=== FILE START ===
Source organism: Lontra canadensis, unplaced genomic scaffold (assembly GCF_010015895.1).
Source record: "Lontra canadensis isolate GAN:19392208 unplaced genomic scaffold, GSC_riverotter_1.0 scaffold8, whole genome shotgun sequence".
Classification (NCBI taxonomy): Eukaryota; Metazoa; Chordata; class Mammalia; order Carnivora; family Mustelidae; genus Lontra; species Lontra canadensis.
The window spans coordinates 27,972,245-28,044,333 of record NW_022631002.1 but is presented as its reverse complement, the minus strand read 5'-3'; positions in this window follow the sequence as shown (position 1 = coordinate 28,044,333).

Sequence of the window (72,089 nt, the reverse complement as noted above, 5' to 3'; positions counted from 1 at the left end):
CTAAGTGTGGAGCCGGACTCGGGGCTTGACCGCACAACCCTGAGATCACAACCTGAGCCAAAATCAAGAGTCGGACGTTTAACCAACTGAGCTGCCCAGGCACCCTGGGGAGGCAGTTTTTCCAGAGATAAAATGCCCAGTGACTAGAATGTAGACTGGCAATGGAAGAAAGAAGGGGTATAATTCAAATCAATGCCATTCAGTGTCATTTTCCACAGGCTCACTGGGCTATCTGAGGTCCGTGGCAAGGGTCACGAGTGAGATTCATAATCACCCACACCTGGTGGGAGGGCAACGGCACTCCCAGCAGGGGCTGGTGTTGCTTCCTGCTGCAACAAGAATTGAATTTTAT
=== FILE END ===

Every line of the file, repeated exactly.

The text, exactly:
Source organism: Lontra canadensis, unplaced genomic scaffold (assembly GCF_010015895.1).
Source record: "Lontra canadensis isolate GAN:19392208 unplaced genomic scaffold, GSC_riverotter_1.0 scaffold8, whole genome shotgun sequence".
Classification (NCBI taxonomy): Eukaryota; Metazoa; Chordata; class Mammalia; order Carnivora; family Mustelidae; genus Lontra; species Lontra canadensis.
The window spans coordinates 27,972,245-28,044,333 of record NW_022631002.1 but is presented as its reverse complement, the minus strand read 5'-3'; positions in this window follow the sequence as shown (position 1 = coordinate 28,044,333).

Sequence of the window (72,089 nt, the reverse complement as noted above, 5' to 3'; positions counted from 1 at the left end):
CTAAGTGTGGAGCCGGACTCGGGGCTTGACCGCACAACCCTGAGATCACAACCTGAGCCAAAATCAAGAGTCGGACGTTTAACCAACTGAGCTGCCCAGGCACCCTGGGGAGGCAGTTTTTCCAGAGATAAAATGCCCAGTGACTAGAATGTAGACTGGCAATGGAAGAAAGAAGGGGTATAATTCAAATCAATGCCATTCAGTGTCATTTTCCACAGGCTCACTGGGCTATCTGAGGTCCGTGGCAAGGGTCACGAGTGAGATTCATAATCACCCACACCTGGTGGGAGGGCAACGGCACTCCCAGCAGGGGCTGGTGTTGCTTCCTGCTGCAACAAGAATTGAATTTTAT